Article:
This is not an a totally absurd proposal if dosage and time-related issues weren't a factor, but it is rife with practical difficulties otherwise.
In schizophrenia patients, what you're talking about has been widely studied, under terms like "antipsychotic-evoked dopamine supersensitivity", "supersensitivity psychosis" (SP) etc. The latter is basically "a limbic equivalent of TD".
The problem is that TD and SP are pretty correlated, in terms of the dosage required to obtain them, and require "overdosing" the (schizophrenia) patient. Typically, in order to obtain the anti-psychotic effect, 65%-80% peak striatal D2 occupancy is needed. TD/SP most commonly occur at greater than 80% occupancy.
Using 1st gen anti-psychotics (e.g. haloperidol) for this purpose in therapeutic is probably the worst idea, because achieving the desired super-sensitivity to striatal dopamine would mean giving the patient TD (tardive dyskinesia) with pretty high probability. TD is generally considered the worst side-effect of anti-psychotics (see previous link). You could say the cure (TD) is worse than the disease you'd want to treat (ADHD). On other hand, it may a little more plausible to do this with atypical (2nd gen) antipsychotics.
For instance, quetiapine  and clozapine [33,40] can induce SP without producing overt or detectable drug-induced movement disorders.
But atypical anti-psychotics aren't totally free of the risk of TD, they just reduce it.
Even disregarding side-effects (which AliceD's answer covers aplenty), which would actually be exacerbated by the high dosage needed, the problem is that the SP phenomenon (which would be the basis of propose cure for ADHD) is variable in time:
The persistence of the dopamine supersensitivity syndrome depends on the duration of the preceding blockade  and on the specific antipsychotics used (fluphenazine, perphenazine, clozapine, and quetiapine) [1,41].
So it would not be a cure for ADHD except possibly in small number of patients for whom the long-term effect comes out "just right". There's also the obvious risk of "overshooting" and inducing actual likelihood of psychosis in someone (with ADHD) who didn't have such a risk.
In general, giving a patient a drug and adjusting the dosage until the desired effect is observed is simpler than giving a drug hoping for permanent effect that only stabilizes some time after not taking the drug.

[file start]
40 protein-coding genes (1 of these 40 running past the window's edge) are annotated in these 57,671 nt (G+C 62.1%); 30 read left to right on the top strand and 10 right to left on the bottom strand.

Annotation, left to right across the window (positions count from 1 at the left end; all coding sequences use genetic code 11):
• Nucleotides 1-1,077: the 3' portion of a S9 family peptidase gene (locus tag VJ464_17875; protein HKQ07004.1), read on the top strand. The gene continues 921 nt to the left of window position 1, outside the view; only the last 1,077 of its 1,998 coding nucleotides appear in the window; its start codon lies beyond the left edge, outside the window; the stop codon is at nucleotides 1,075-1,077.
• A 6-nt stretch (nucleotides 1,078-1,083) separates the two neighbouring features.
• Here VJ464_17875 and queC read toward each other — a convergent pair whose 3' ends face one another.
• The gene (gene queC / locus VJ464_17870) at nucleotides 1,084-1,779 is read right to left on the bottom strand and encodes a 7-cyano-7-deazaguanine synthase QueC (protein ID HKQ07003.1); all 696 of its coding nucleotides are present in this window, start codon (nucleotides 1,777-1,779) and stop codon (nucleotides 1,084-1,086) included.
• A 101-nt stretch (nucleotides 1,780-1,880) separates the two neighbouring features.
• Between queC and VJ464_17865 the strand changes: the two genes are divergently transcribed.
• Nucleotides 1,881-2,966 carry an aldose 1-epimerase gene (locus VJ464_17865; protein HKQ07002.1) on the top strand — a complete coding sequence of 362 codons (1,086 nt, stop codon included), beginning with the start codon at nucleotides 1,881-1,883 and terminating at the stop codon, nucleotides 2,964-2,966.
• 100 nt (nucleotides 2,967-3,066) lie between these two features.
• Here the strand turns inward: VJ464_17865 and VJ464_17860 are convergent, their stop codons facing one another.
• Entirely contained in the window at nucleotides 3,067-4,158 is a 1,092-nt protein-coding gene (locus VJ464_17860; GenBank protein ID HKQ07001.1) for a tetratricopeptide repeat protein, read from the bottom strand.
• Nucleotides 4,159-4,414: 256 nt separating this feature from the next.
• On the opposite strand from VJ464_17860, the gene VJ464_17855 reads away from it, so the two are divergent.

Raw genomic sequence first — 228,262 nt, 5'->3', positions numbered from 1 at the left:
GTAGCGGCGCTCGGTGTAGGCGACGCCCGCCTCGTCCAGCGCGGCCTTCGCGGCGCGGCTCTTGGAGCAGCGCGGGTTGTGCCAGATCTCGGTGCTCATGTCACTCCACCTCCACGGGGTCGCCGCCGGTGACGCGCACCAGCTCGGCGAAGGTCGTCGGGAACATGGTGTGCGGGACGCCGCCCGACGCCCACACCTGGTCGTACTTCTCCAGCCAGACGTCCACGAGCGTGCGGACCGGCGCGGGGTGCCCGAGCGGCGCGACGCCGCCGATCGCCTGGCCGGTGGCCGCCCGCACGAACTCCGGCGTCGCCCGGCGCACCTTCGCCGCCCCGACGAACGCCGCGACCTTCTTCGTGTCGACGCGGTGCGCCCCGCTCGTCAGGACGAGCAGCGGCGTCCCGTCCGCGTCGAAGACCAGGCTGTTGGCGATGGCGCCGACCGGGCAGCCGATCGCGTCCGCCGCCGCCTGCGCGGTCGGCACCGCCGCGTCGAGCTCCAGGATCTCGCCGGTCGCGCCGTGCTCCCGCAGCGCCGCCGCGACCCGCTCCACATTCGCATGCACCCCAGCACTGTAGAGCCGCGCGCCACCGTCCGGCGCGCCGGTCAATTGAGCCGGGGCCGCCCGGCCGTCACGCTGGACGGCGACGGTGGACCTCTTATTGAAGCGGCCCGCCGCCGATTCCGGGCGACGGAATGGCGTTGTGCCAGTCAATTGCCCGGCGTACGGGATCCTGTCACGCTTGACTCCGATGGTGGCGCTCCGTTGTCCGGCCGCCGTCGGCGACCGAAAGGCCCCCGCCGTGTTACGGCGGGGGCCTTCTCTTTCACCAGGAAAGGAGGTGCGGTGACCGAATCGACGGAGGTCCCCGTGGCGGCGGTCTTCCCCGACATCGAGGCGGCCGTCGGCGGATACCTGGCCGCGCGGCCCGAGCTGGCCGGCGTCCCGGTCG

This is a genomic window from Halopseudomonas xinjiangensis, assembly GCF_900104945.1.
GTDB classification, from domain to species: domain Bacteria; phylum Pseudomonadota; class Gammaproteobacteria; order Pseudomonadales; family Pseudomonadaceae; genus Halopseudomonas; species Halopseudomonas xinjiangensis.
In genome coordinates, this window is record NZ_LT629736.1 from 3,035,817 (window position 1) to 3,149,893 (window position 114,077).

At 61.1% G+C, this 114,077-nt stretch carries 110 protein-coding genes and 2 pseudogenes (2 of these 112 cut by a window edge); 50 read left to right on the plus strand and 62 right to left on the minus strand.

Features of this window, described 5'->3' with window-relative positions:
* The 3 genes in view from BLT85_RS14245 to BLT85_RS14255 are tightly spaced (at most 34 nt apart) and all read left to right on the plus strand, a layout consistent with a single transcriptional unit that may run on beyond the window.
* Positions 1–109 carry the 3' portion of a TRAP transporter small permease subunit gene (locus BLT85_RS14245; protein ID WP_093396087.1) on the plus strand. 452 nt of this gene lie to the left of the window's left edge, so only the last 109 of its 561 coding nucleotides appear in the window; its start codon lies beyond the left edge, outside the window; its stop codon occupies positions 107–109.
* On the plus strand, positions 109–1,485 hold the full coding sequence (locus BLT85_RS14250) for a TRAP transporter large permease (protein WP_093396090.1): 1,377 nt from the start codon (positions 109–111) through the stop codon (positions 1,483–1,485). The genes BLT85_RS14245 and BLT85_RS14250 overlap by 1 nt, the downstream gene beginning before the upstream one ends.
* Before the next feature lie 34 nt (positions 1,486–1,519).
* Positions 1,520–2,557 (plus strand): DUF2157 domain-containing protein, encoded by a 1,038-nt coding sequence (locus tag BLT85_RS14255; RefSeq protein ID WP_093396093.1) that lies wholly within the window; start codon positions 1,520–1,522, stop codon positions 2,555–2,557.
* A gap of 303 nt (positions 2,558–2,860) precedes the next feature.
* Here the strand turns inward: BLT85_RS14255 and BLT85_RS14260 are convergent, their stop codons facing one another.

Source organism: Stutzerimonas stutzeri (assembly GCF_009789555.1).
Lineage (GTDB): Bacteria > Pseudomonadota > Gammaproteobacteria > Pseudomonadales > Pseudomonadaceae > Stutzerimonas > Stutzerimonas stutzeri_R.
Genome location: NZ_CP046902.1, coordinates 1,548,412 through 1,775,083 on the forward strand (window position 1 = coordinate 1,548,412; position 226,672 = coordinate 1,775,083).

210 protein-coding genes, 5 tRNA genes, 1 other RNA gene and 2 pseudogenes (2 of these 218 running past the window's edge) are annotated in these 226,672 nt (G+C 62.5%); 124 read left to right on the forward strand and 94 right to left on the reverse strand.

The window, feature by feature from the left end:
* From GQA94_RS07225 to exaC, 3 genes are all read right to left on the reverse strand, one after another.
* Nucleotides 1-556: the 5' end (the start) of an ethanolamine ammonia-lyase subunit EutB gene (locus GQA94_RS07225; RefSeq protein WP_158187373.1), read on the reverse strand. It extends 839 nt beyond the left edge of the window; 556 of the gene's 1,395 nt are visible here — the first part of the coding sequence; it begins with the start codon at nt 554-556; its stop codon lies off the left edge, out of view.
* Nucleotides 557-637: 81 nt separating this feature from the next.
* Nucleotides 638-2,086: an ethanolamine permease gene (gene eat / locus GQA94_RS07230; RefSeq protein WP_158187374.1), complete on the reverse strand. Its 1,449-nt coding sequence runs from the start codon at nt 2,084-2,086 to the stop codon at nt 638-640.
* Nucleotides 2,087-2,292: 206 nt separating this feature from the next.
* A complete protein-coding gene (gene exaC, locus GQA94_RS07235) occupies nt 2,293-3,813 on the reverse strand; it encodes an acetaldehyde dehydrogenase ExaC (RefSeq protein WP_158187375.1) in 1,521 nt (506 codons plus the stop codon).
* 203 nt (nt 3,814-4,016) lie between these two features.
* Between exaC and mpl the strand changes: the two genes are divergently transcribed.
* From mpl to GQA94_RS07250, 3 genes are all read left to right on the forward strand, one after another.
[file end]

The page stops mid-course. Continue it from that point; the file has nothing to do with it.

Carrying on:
On top of these, there's the issue that the exact mechanism of ADHD isn't absolutely sure. And that basically all psychotropics act on more than one neurotransmitter, so the don't totally cancel each other out. For these reasons, there are even publications discussing co-medicating some/few patients with anti-psychotics and stimulants, even though these classes of drugs partially cancel each other out.
Now very interestingly, there is a 2014 paper (alas with only 6 citations) that does propose using very low doses of haloperidol as an adjuvant of L-Dopa in Parkisons precisely for this purpose of causing dopamine supersensitivity (and not for the common purpose of treating co-morbid psychosis that some Parkinson patients exhibit).
The trick that makes very low doses feasible for this purpose is that antipsychotics cause the D2 receptors to switch to a D2High (high-affinity) state. Apparently this switching happens even a low dosage of antipsychotics.
Unlike in your proposal though, although the effect apparently lasts for a while after haloperidol discontinuation, it begins on it.
The authors of this paper also emphasize a more substantial decline in "freezing" (a Parkinson symptom) that may coincide with the peak (and delayed) effect of D2High caused by haloperidol, but frankly the data is pretty weak in that regard and one can easily level "p-hacking" at this particular finding:
If it needs saying, even if this "trick" were to work better (e.g. with other doses), since Parkinson is neurodegenerative, there's only so much tweaking at the margin of the remaining neurons' sensitivity you can hope to do, before the loss of more/enough neurons overtakes that extra sensitivity.
Also, there actually many ways to trigger D2High states, stimulants themselves (e.g. amphetamine) do that.